One reason for optimism, Mr. Obama says, is the work of the so-called "Gang of Six" - a bipartisan group of senators working for a budget compromise.  

The president says their efforts led to the recent budget agreement for the remainder of this fiscal year.

"We had a good start a few weeks ago, when both parties came together around a compromise that cut spending, but also kept the government open and kept vital investments in things that we care about," the president added.

Treasury Secretary Timothy Geithner has also been giving interviews in hopes of calming fears about a budget deadlock. He told Bloomberg News that the eventual agreement will send a positive message to world markets.

"I would be reasonably confident now that we have a chance to lock in what we agree on," Geithner said. "And what we agree on is the importance of putting in place strong targets for savings, for deficit reduction, over a specific time frame with enforceable limits. Because what you want people around the world to know is that Washington is going to back to living within its means."

Vice President Joe Biden will host a meeting with bipartisan congressional leaders on May 5, to start work on a long-term deficit reduction plan.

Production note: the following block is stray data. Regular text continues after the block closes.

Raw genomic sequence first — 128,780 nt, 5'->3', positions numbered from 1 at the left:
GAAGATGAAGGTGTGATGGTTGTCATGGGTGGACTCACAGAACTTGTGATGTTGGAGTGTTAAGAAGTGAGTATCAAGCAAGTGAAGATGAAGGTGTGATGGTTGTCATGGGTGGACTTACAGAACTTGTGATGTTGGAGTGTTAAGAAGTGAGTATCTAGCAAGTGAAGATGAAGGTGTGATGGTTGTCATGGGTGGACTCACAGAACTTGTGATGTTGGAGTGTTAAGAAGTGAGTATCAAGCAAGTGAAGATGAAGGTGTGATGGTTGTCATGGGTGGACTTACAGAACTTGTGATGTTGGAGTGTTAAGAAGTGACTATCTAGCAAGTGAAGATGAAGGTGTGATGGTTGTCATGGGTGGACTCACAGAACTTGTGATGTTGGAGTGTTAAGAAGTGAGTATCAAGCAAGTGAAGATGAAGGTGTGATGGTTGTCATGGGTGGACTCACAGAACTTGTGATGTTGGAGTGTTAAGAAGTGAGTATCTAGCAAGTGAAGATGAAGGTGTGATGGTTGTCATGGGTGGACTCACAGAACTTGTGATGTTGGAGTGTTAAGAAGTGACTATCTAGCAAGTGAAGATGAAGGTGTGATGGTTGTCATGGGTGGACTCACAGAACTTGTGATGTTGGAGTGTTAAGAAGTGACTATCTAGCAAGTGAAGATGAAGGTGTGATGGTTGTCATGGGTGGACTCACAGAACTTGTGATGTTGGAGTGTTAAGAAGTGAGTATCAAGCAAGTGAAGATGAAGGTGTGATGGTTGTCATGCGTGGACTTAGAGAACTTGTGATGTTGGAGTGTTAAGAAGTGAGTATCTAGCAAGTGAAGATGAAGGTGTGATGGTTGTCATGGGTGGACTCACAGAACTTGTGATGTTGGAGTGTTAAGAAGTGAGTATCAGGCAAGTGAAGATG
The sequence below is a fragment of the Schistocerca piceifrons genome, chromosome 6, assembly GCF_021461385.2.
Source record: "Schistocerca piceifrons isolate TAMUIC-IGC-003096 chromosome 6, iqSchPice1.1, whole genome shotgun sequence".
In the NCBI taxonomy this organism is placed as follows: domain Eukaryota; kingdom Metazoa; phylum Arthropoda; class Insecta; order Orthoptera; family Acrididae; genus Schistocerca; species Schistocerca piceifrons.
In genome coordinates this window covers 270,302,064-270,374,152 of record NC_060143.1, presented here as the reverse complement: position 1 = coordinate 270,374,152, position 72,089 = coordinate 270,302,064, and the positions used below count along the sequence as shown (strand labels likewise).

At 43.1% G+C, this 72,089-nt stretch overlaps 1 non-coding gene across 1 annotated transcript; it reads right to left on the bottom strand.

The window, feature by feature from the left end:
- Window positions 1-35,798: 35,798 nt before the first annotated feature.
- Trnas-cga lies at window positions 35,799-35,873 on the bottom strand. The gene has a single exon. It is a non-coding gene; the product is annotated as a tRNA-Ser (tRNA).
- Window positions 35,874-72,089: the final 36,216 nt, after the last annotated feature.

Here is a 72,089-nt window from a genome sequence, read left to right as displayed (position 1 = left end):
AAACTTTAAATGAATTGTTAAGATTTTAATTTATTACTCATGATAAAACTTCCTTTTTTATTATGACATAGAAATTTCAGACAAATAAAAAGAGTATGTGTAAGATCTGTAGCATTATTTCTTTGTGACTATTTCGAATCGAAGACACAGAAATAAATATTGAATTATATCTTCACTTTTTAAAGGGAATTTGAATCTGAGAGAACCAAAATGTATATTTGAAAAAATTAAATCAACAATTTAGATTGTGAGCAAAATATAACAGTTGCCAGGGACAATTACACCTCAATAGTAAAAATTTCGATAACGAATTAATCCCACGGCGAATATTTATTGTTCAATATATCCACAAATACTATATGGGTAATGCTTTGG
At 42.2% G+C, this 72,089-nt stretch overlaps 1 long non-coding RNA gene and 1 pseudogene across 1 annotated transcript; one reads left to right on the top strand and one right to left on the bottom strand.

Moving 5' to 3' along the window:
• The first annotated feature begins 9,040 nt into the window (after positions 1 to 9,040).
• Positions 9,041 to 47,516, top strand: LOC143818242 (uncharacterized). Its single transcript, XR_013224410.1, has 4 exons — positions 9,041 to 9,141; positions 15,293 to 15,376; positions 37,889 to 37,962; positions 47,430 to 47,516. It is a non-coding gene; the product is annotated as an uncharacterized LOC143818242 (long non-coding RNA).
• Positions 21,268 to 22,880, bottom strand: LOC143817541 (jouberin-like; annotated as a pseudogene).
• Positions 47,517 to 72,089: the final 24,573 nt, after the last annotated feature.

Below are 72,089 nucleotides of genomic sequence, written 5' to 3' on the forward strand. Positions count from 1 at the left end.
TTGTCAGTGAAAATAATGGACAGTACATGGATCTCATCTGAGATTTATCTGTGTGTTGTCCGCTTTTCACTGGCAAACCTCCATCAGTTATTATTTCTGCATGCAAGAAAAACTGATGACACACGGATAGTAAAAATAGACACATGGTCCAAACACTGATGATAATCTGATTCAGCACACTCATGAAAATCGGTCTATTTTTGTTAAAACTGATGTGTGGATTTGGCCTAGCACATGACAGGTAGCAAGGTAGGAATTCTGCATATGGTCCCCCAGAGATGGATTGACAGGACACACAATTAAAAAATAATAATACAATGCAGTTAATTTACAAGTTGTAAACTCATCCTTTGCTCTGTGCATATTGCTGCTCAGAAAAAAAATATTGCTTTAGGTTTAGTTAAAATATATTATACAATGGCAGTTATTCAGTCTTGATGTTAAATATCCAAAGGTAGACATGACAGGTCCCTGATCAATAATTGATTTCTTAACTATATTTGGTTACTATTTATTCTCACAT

Economic concerns have pushed down President Obama’s approval ratings. The latest public opinion poll, conducted by ABC News and The Washington Post newspaper, shows that 47 percent of Americans surveyed think the president is doing a good job, while 50 percent say he is not.

You May Like

DRC Tries Mega-Farms to Feed Population

Park at Boukanga Lonzo currently has 5,000 hectares under cultivation, crops stretching as far as eye can see, and is start of ambitious large-scale agriculture plan More

Video Survivor Video Testimonies Recount Horrors of Guatemalan Genocide

During a conflict that spanned more than three decades, tens of thousands of indigenous Mayans were killed More

Video War, Drought Threaten Iraq's Marshlands

Areas are spawning ground for Gulf fisheries, a resting place for migrating wildfowl, source of livelihood for fishermen and herders who have called the marshes home for generations More